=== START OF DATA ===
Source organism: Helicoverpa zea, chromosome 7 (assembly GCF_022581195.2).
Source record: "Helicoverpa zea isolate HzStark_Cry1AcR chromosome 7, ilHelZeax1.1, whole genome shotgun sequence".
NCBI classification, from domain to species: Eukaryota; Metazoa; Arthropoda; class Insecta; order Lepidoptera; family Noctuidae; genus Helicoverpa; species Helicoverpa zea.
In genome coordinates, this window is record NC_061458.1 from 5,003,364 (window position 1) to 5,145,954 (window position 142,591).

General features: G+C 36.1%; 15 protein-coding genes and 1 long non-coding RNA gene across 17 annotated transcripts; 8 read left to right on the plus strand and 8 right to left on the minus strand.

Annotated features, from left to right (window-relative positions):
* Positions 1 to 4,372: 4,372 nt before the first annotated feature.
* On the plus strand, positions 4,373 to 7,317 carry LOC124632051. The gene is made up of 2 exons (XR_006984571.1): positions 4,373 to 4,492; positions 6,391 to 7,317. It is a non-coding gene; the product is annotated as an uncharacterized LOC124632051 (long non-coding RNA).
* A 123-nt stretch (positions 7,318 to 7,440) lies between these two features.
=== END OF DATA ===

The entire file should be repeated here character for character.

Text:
Source organism: Helicoverpa zea, chromosome 7 (assembly GCF_022581195.2).
Source record: "Helicoverpa zea isolate HzStark_Cry1AcR chromosome 7, ilHelZeax1.1, whole genome shotgun sequence".
NCBI classification, from domain to species: Eukaryota; Metazoa; Arthropoda; class Insecta; order Lepidoptera; family Noctuidae; genus Helicoverpa; species Helicoverpa zea.
In genome coordinates, this window is record NC_061458.1 from 5,003,364 (window position 1) to 5,145,954 (window position 142,591).

General features: G+C 36.1%; 15 protein-coding genes and 1 long non-coding RNA gene across 17 annotated transcripts; 8 read left to right on the plus strand and 8 right to left on the minus strand.

Annotated features, from left to right (window-relative positions):
* Positions 1 to 4,372: 4,372 nt before the first annotated feature.
* On the plus strand, positions 4,373 to 7,317 carry LOC124632051. The gene is made up of 2 exons (XR_006984571.1): positions 4,373 to 4,492; positions 6,391 to 7,317. It is a non-coding gene; the product is annotated as an uncharacterized LOC124632051 (long non-coding RNA).
* A 123-nt stretch (positions 7,318 to 7,440) lies between these two features.